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Study reveals how manipulation of primary cilia may improve cartilage tissue engineering

Super resolution microscopy images of chondrocyte primary cilia showing the reduction in cilia length in an expanded cell (right) compared to a freshly isolated cell (left). The scale bars are 2 microns.
Super resolution microscopy images of chondrocyte primary cilia showing the reduction in cilia length in an expanded cell (right) compared to a freshly isolated cell (left). The scale bars are 2 microns.
Confocal images showing loss of cilia associated with cell expansion and dedifferentiation. The left image shows freshly isolated cells cultured for 6 days (Passage 0). The right image shows expanded cells (Passage 5).
Confocal images showing loss of cilia associated with cell expansion and dedifferentiation. The left image shows freshly isolated cells cultured for 6 days (Passage 0). The right image shows expanded cells (Passage 5).
A new paper from Prof Knight's group shows how expansion of cartilage cells for tissue engineering disrupts primary cilia expression inhibiting associated cellular signalling.

Primary cilia are specialised, hair-like structures found singly in the majority of cell types where they coordinate a variety of cell processes important for tissue development, health, ageing and disease.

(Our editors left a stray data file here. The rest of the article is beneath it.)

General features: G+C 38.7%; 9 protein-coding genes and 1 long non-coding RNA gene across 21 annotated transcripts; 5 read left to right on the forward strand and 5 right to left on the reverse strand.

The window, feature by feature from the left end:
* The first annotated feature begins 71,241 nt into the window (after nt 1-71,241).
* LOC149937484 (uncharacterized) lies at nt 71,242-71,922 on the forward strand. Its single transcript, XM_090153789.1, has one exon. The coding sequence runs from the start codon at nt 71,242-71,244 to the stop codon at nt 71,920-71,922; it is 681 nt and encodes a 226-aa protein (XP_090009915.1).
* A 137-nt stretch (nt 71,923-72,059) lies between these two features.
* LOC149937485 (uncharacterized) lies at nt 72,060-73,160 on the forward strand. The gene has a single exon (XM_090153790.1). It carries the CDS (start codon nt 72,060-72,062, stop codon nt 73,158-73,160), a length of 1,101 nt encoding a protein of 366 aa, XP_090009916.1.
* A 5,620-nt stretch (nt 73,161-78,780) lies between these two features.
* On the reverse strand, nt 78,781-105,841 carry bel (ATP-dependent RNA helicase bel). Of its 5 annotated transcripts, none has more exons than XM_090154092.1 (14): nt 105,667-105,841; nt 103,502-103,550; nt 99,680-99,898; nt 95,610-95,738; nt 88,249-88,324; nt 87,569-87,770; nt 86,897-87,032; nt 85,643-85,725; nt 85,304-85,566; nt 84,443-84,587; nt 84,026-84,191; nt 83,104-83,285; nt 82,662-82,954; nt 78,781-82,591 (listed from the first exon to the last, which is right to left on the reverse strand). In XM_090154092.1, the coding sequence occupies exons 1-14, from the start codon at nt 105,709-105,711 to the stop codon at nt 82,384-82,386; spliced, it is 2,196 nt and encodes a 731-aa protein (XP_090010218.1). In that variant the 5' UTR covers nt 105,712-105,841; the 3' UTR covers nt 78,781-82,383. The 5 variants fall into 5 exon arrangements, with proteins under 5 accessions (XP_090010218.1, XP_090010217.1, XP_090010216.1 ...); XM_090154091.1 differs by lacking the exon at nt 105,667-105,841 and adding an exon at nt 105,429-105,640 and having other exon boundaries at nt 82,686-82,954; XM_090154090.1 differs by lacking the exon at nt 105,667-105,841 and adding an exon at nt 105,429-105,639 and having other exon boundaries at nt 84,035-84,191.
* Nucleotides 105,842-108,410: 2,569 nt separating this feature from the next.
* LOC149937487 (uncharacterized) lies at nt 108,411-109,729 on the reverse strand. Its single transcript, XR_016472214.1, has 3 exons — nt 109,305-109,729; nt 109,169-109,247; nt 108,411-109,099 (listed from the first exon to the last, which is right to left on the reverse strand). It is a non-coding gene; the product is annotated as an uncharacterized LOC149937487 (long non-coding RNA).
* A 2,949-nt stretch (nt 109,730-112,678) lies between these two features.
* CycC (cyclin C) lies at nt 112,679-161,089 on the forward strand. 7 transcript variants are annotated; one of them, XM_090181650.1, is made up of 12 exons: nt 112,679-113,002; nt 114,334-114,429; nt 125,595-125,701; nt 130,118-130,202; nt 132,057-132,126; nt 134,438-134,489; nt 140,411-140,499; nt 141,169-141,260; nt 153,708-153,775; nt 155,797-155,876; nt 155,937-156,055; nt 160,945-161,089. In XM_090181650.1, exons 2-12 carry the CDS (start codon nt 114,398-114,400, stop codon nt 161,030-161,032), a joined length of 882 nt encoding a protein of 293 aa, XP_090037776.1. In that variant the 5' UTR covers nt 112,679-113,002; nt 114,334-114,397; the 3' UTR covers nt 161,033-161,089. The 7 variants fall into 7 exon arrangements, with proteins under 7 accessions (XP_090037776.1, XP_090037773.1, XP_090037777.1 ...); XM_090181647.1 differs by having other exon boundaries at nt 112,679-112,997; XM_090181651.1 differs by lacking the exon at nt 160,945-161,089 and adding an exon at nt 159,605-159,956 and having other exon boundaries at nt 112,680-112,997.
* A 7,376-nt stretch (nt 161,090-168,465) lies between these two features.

Autologous chondrocyte transplantation and other tissue engineering strategies require expansion of cartilage cells prior to implantation. This is associated with dedifferentiation and a loss of cartilage gene expression.

The new study led by post doctoral research assistant, Dr Clare Thompson, found that dedifferentiation of cartilage cells during cell expansion disrupted primary cilia expression and the associated process of hedgehog signalling. The changes in primary cilia are also likely to effect other aspects of cell behaviour coordinated by the primary cilia and important for cartilage health.

Mechanical loading replicated the effects of dedifferentiation but treatment with lithium chloride restored hedgehog signalling by increasing cilia expression and length. This opens up the possibility of pharmaceutical manipulation of primary cilia in order to enhance hedgehog-induced rediferentiation of cells for cartilage repair.

See the full journal paper: http://www.ecmjournal.org/papers/vol034/pdf/v034a09.pdfpdf

The work is funded by a grant from the Medical Research Council (MRC) entitled 'Osteoarthritis may be treated as an environmental ciliopathy'

News date: 30 September 2017
Contact: Martin Knight
Tel: 020 7882 8868
Email: m.m.knight@qmul.ac.uk

Updated by: Martin Knight

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